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Course Outline

Hang-on tree stand

Elevated stands place the hunter above ground level. They can be tree stands placed in or against trees, or free-standing structures. While they offer certain advantages, they also have some drawbacks, including a degree of risk.


Self-climbing tree stand

Portable tree stands are one category of elevated stands. These stands can be safe and environmentally friendly. Homemade stands should not be used. Commercial stands that are manufactured, certified, and tested to industry standards are best. Portable tree stands come in three basic types: hang-on stands, climbing stands, and ladder stands.


Tripod freestanding stand

Tripods, quadpods, or tower stands are similar to a ladder tree stand but are free-standing.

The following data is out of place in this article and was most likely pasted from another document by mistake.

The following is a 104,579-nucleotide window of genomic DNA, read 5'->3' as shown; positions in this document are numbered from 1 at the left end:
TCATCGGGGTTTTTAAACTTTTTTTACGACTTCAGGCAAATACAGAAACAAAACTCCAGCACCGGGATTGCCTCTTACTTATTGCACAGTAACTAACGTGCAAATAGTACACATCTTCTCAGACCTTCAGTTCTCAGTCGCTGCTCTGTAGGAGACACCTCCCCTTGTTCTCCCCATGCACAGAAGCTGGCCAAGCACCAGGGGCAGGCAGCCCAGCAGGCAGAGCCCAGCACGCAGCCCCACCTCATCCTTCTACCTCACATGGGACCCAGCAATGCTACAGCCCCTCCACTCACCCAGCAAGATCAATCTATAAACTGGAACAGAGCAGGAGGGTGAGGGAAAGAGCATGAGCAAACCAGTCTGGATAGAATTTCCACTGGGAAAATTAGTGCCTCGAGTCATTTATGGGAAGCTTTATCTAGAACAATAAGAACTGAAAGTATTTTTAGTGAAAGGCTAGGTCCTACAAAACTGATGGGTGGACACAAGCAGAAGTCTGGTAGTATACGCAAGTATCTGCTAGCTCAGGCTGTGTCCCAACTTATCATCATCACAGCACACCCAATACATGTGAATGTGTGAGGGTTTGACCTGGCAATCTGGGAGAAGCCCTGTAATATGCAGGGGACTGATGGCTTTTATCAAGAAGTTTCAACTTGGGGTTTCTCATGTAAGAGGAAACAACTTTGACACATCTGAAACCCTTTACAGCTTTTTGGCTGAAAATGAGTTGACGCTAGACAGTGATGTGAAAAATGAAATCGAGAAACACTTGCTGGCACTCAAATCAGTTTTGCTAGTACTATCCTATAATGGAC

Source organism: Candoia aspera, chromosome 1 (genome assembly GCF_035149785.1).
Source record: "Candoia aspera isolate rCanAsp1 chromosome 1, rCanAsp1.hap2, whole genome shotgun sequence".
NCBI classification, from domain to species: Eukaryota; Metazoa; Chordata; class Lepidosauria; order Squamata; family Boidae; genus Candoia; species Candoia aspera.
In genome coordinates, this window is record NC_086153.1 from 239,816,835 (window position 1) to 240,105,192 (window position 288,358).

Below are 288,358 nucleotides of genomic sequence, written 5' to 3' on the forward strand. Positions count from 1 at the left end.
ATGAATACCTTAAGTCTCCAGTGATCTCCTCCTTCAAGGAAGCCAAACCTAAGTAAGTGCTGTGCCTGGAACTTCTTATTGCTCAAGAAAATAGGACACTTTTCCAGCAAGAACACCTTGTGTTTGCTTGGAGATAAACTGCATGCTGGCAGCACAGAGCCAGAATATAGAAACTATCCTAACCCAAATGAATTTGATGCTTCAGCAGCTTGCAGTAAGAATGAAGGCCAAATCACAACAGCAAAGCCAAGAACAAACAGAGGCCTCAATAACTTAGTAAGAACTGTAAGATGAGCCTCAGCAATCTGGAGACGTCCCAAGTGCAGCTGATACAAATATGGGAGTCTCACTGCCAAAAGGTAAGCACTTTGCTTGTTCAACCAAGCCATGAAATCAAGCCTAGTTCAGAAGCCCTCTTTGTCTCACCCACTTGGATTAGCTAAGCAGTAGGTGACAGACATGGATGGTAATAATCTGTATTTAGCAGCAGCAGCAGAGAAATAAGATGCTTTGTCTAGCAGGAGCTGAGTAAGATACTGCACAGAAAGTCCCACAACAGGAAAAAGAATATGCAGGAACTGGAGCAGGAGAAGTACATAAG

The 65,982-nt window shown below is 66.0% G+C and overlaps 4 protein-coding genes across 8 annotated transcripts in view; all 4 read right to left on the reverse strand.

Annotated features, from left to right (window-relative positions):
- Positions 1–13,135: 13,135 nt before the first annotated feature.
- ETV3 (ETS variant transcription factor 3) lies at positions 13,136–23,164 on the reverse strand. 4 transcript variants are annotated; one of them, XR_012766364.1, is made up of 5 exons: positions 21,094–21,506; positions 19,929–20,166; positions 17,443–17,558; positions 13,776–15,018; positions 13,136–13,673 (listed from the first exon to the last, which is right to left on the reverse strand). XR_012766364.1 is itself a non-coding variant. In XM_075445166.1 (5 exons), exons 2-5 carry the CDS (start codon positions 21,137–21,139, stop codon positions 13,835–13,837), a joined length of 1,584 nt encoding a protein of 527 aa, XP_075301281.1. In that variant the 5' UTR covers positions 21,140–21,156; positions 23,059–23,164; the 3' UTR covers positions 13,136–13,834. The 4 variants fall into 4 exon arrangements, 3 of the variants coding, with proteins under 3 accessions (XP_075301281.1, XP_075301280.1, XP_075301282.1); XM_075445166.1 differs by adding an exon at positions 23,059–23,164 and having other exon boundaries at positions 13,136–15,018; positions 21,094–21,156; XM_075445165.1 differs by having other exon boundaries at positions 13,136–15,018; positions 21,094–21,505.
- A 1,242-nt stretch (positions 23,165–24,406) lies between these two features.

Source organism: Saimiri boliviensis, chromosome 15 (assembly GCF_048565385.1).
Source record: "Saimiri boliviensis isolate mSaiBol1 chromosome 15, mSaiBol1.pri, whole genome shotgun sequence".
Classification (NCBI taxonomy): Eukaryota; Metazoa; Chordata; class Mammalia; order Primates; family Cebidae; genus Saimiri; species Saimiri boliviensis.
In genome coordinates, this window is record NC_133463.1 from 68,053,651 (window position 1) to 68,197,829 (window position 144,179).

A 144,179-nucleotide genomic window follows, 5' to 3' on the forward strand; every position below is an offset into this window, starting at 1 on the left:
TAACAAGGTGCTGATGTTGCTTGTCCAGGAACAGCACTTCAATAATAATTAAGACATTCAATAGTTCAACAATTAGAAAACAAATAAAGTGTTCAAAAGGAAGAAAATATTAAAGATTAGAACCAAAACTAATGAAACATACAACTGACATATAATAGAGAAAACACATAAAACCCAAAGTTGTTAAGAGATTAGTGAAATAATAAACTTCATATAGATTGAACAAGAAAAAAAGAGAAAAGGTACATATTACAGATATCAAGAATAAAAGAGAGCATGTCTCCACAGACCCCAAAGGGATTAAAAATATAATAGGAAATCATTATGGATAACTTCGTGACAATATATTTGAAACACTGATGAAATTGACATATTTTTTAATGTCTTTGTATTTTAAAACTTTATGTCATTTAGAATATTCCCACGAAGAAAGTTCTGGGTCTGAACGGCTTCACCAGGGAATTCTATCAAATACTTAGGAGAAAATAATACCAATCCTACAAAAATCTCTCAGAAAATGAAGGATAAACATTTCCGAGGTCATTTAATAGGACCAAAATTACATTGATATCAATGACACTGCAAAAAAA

Hunter entering a tree stand

When hunting from an elevated stand, you should use a fall-arrest system (FAS) that is manufactured to industry standards. Make sure your FAS includes a full-body harness, lineman’s-style belt and/or climbing belt, tree strap, tether, and suspension relief strap. Never use single-strap belts and chest harnesses. Carefully read the manufacturer’s instructions for proper use of your FAS, and follow all safety guidelines.


Bowhunter in treestand

When you are in a tree stand, use the FAS tree strap and tether to attach your FAS full-body harness to the tree.

If you should fall while in your stand:

  • Do not panic.
  • Signal for help.
  • Climb back onto the platform quickly.
  • Act to avoid suspension trauma if you must wait for rescue. Use your suspension relief strap, or keep moving your legs.

Hauling equipment into a tree stand

Never carry your hunting equipment up or down the tree with you as you climb. Always use a haul line attached to your hunting equipment. Unload your firearm and open the action. Put arrows in a covered quiver secured to the bow.


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